Webster's New International Dictionary (2d ed.1947) defines "concert" as "agreement in a design or plan; union formed by mutual communication of opinions and views; accordance in a scheme; harmony; simultaneous action" and "concerted" as "mutually contrived or planned; agreed on." We do not believe the purpose of the Act would be served by expanding the limits of Mushroom to include activity which could be considered "concerted" only in a fictional sense.


Wheeling-Pittsburgh Steel v. N. L. R. B., 618 F.2d 1009, 1017 (3d Cir. 1980); Dreis & Krump Mfg. Co., Inc. v. N. L. R. B., 544 F.2d 320, 327 (7th Cir. 1976); N. L. R. B. v. Buddies Supermarkets, Inc., 481 F.2d 714, 717 (5th Cir. 1973); Mushroom Transportation Company v. N. L. R. B., 330 F.2d 683, 685 (3d Cir. 1964)


ARO, Inc. v. N. L. R. B., 596 F.2d 713, 717 (6th Cir. 1979)


This conclusion was recently restated by the same court in Wheeling-Pittsburgh Steel v. N. L. R. B., 618 F.2d 1009. In that case the complaint was by two employees but their action was supported by "the action of fellow workers and union representation" and involved "from the beginning ... some group action by fellow workers in the interest of employee safety." Id. at 1017. (Emphasis added)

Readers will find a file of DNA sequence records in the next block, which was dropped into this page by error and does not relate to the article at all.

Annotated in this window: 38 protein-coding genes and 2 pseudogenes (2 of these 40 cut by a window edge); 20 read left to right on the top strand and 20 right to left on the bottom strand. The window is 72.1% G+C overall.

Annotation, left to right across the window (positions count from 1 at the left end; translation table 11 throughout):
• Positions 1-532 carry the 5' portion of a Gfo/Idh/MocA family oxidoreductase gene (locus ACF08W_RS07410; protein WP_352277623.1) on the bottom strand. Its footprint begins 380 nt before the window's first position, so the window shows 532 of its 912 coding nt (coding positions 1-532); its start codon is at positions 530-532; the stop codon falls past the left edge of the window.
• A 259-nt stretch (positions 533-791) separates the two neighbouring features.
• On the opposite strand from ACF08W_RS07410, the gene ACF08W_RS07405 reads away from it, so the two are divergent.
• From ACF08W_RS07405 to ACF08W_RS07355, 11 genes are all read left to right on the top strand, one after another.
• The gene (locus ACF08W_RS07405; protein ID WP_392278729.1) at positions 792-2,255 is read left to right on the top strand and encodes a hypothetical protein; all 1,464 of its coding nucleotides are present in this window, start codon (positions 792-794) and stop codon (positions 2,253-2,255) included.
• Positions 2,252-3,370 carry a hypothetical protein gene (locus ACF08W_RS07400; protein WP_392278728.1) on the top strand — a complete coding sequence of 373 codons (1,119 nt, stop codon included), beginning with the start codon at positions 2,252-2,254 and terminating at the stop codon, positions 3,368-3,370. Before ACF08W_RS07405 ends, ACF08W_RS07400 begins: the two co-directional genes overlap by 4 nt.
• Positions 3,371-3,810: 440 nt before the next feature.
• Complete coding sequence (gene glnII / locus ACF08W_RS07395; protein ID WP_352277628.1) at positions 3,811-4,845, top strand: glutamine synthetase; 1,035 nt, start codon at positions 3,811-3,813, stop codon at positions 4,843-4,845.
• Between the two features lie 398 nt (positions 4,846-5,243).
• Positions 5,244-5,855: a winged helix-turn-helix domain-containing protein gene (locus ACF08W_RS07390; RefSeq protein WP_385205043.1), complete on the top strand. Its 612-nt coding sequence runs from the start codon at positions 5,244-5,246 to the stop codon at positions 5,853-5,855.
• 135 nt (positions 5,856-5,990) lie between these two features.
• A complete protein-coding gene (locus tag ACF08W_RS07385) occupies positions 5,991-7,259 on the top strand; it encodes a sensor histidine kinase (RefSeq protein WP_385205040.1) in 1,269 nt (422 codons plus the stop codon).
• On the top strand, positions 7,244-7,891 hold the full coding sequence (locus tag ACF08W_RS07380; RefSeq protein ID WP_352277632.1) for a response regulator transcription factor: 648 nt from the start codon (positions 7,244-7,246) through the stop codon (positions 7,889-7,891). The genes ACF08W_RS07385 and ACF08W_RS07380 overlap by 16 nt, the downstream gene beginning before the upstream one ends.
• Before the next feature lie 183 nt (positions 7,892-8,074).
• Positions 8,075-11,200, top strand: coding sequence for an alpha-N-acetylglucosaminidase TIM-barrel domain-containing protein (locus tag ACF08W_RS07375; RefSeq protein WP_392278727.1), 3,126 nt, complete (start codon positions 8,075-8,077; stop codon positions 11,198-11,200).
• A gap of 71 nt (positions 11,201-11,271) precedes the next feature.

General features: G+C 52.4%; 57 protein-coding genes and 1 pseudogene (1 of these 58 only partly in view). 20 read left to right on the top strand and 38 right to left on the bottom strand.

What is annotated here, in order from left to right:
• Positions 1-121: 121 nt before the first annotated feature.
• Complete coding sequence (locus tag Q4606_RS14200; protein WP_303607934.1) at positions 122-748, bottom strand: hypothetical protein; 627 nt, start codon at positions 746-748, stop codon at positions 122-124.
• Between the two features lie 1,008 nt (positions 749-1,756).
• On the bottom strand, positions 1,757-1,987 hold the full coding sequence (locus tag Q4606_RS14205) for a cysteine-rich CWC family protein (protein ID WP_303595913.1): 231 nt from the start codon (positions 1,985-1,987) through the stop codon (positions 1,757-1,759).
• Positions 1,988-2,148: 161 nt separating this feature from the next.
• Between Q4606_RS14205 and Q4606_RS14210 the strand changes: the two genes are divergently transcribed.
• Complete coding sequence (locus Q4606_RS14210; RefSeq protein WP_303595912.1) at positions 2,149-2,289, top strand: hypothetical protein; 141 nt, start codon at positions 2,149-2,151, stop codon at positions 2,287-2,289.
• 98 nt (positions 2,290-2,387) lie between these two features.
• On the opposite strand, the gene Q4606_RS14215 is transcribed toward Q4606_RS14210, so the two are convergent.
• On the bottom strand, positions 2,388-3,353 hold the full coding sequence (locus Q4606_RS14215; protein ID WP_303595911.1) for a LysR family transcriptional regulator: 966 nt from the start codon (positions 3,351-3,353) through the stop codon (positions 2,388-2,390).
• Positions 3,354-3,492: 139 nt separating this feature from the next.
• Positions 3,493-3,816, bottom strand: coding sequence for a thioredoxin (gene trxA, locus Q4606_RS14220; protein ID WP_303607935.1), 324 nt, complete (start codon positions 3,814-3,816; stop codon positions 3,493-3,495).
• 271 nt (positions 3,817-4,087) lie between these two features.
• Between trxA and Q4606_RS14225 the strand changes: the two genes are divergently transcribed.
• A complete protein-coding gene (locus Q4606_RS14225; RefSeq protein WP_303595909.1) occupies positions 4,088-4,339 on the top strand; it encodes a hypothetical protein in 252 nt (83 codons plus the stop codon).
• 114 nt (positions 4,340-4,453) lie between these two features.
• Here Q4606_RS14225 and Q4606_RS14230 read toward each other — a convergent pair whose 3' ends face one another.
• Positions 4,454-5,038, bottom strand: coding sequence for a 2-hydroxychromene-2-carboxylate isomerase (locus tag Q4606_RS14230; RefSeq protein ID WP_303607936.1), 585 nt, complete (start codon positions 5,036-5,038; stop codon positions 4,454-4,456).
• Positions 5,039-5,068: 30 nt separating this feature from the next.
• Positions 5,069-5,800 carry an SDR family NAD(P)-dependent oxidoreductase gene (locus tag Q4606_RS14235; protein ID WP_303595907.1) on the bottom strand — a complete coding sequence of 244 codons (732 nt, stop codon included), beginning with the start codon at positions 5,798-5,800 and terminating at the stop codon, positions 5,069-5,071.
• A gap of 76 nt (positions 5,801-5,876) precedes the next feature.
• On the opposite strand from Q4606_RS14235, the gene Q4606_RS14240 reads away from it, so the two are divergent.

The decision in Mushroom has been repeatedly followed by other circuits, including our own.


A similar case is Community Hosp. of Roanoke Val., Inc. v. N. L. R. B., 538 F.2d 607 (4th Cir. 1976). In that case, two employees engaged in a union organizing effort at the Hospital had gone on the radio to state their reasons for their unionization effort. For this they were discharged. The Board found that the action of the employees, which resulted in their discharge was action intended for the common benefit and mutual protection of all employees and not in the promotion of an individual grievance. It accordingly met the test of Mushroom and Owens-Corning Fiberglas. The fact that the conduct was "outside the immediate employee-employer relationship" was unimportant; the critical fact was that it was action related intimately to efforts by way of group activity to improve working conditions. Eastex, Inc. v. NLRB, (1978) 437 U.S. 556, 565, 98 S.Ct. 2505, 2512, 57 L.Ed.2d 428